[p2p-research] Fwd: Sharing food: the Fruit Tree Project

Michel Bauwens michelsub2004 at gmail.com
Thu Aug 6 12:40:26 CEST 2009

---------- Forwarded message ----------
From: Dante-Gabryell Monson <dante.monson at gmail.com>
Date: Fri, Jul 31, 2009 at 6:00 PM
Subject: Sharing food: the Fruit Tree Project
To: hc_ecology at yahoogroups.com, sustainable_solidarity at yahoogroups.com


The Vancouver Fruit Tree Project is a community-based, registered charity
that works to increase access to fresh local fruit in communities throughout

We connect people who have fruit trees, people who can help harvest fruit,
and community groups that distribute the fruit or use it in their programs.



*" It is sad to see good food wasted, especially when people are going
hungry around us."*

David Parkinson <http://slowcoast.ca/2009/06/22/abundance-in-the-community/>

*“So for the last four years the Powell River Fruit Tree Project, a small
but scrappy community initiative, has been working on a next-to-zero budget
to see that as much fruit gets saved and used as possible.*

*Here’s how it works: the owner of fruit (or nut) tree who wants the fruit
harvested contacts the coordinator of the Fruit Tree Project, Anne Michaels.
Anne arranges for a team of volunteer pickers to go to the property and pick
the fruit. The standard arrangement for distributing the fruit is that
one-third goes to the pickers, one-third to the owner of the tree, and
one-third to a local food pantry or other charitable organization to be
distributed to those in need. But that arrangement is flexible, since
sometimes the owner of the tree is happy simply to have the fruit picked and
taken away, if only to reduce the risk of having a bear come and do it.*

*Anne is working hard to see this project expand. She is hoping that the
Community Resource Centre in Powell River will be home to some
fruit-preserving workshops and work parties this year. One of the
difficulties in past years has been that the charitable organizations
struggle to give away fresh fruit during the summer months, and there has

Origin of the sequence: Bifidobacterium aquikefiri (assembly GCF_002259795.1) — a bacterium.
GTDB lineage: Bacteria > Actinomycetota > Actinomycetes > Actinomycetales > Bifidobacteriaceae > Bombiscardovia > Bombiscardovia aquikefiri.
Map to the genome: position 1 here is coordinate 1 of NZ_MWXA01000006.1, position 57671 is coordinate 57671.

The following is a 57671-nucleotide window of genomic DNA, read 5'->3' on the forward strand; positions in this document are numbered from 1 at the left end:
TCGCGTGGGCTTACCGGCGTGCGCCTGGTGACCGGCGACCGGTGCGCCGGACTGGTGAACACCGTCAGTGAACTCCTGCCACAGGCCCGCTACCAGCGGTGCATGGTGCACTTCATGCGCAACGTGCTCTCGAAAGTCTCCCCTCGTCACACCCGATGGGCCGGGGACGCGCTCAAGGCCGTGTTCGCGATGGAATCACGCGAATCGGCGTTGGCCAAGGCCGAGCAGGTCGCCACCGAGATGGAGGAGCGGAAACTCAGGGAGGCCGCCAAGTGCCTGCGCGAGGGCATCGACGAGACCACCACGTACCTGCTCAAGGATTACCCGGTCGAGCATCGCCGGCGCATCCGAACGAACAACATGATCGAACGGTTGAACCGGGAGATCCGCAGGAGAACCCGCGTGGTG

been no way in previous years to can, freeze, or dry the harvested fruit so
that it can be stored and distributed year-round. Now that the Community
Resource Centre has a fully operational and inspected kitchen, the Fruit
Tree Project can use that kitchen to preserve fruit for later use. Anne is
planning to dehydrate a lot of the harvested fruit, in the hopes that dried
fruit and fruit leather will be a product that can bring a little money into
this perpetually cash-strapped project.*

*Anne also talks about expanding the project to take in more than just tree
crops. What if we could arrange for crews of gleaners to swoop in when
homeowners have more lettuce, beans, or (most likely) zucchini than they
know what to do with? What if those crews could be sure that this fresh
local food could get to those in need, via local soup kitchens or food
pantries? And what if enough money (or another form of exchange) could flow
through this project to pay for a coordinator, for some equipment, or for
the use of the kitchen facilities?*

*What if there were a whole regional network of gardens producing food which
could be assured of not going to waste, because all homeowners knew that the
community gleaning team were just a phone call away? If the volunteers could
be paid either in gathered food or in some other form, such as a local
food-backed currency which could be exchanged at any time and not just
during the time of harvest? What if more people in the community were able
to learn the skills involved in safely preparing and preserving the summer
harvest against the long cold wet winter months?*

*And what if all of this activity were generating true economic value? How
could it not? This would be food produced in the region by people who live
here, harvested and shared among other people in the region, producing jobs
and stores of food for anyone willing to work.”*

Work: http://en.wikipedia.org/wiki/Dhurakij_Pundit_University - Research:
http://www.dpu.ac.th/dpuic/info/Research.html - Think thank:

P2P Foundation: http://p2pfoundation.net  - http://blog.p2pfoundation.net

Connect: http://p2pfoundation.ning.com; Discuss:

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